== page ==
never built LA


When, in the 1920s, the pioneering Southern California social critic Louis Adamic called Los Angeles “the enormous village,” he didn’t mean it as a compliment. Rather, he was referring to L.A.’s insularity, its status as what Richard Meltzer would later label “the biggest HICK Town (per se) in all the hick land,” a city of small-town values and narrow vision that “grew up suddenly, planlessly.” For Adamic, Los Angeles was defined by individual, as opposed to collective, passions, starting with its architecture. His idea of the place as a “garden city,” in which identity was less an expression of the public square than of the private home, has been echoed by nine decades of observers, from Nathanael West (“Only dynamite would be any use,” he sniffs in “The Day of the Locust,” against L.A.’s “Mexican ranch houses, Samoan huts, Mediterranean villas, Egyptian and Japanese temples”) to Norman Mailer, who, in “Superman Comes to the Supermarket,” grouses about the “pastel monotonies” of this “city without iron, eschewing wood, a kingdom of stucco, the playground for mass men.” A similar sensibility underpins “Never Built Los Angeles,” a compendium of more than 100 architectural projects — master plans, skyscrapers, transportation hubs, parks and river walks — that never made it off the ground.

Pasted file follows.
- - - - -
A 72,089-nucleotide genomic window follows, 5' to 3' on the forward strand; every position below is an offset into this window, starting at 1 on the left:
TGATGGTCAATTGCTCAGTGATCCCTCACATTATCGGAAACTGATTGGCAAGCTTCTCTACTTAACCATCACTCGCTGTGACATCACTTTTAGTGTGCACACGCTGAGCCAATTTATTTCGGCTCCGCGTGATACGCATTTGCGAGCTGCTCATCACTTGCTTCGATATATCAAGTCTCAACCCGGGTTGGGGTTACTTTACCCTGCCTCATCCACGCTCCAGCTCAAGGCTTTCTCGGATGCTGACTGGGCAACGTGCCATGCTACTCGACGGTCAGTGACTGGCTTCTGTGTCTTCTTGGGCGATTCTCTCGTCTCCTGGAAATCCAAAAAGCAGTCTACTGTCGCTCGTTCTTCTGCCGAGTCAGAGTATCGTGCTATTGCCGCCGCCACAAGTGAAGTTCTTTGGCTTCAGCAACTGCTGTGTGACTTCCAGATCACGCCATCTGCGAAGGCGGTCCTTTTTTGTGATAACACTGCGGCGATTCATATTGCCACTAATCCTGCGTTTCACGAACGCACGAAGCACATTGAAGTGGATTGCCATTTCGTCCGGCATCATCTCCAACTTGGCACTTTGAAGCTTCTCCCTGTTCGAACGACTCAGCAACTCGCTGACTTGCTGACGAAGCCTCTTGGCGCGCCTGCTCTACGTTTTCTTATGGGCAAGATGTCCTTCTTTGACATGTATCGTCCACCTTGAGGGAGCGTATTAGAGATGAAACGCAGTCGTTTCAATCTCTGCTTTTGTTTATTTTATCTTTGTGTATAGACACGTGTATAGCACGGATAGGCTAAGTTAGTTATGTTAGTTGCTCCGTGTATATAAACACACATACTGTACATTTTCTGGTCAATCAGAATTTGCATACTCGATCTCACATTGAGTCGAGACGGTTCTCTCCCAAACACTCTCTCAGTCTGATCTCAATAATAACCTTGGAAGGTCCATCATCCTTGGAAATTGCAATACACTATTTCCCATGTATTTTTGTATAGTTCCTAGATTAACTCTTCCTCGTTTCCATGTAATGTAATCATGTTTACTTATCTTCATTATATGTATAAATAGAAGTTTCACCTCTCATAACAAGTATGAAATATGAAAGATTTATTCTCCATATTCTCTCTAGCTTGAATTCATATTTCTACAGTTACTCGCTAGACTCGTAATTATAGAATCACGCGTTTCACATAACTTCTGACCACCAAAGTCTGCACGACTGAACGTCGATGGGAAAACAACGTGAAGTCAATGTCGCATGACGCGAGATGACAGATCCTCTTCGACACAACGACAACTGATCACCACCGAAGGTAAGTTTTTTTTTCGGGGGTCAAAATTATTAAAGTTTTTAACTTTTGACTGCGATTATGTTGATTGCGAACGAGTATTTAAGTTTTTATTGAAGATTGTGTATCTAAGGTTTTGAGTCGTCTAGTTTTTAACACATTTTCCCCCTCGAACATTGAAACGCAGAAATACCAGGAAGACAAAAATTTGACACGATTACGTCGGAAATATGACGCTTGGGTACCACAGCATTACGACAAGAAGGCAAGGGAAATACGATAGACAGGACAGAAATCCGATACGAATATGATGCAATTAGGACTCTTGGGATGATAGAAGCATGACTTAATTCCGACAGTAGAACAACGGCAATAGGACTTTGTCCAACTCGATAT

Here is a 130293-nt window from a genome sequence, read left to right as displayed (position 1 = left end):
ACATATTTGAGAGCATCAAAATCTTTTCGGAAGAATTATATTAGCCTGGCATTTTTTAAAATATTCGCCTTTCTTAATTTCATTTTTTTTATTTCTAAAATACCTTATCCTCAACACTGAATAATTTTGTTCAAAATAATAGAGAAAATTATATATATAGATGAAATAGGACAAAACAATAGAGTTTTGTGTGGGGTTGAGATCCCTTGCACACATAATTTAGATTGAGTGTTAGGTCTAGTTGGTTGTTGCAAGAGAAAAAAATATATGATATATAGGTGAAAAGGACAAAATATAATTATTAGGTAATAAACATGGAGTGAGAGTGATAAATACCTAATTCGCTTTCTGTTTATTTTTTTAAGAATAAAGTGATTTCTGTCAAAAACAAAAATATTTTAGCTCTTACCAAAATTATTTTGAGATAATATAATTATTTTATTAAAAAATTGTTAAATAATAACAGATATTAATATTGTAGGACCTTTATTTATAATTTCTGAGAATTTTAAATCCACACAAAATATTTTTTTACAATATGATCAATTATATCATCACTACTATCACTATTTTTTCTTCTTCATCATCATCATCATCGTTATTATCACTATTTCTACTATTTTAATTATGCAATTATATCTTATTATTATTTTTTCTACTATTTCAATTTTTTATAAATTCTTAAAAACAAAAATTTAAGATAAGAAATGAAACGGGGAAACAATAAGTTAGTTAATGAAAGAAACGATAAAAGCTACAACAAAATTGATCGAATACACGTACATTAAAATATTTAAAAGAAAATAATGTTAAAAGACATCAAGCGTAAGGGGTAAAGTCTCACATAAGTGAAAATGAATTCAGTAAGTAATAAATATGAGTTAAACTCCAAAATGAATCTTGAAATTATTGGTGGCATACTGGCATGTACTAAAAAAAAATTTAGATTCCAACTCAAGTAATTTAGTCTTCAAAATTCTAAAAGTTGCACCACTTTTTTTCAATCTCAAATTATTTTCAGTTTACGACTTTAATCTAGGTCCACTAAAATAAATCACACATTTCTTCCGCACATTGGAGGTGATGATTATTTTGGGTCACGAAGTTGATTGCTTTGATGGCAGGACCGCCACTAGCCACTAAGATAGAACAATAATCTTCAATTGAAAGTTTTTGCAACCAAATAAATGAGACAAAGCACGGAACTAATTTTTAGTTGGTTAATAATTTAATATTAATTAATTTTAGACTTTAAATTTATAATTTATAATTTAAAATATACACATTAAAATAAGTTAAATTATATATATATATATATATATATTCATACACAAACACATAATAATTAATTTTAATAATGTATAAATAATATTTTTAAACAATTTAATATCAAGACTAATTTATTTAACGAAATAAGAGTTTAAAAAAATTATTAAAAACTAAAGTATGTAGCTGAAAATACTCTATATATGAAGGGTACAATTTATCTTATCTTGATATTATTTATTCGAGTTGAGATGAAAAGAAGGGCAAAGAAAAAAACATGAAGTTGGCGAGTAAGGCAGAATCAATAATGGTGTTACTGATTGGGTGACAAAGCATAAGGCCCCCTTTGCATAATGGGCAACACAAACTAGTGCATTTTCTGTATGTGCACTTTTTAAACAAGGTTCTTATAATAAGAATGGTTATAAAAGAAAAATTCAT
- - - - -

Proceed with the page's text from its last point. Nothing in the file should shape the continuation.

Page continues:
more from David L. Ulin at the LA Times here.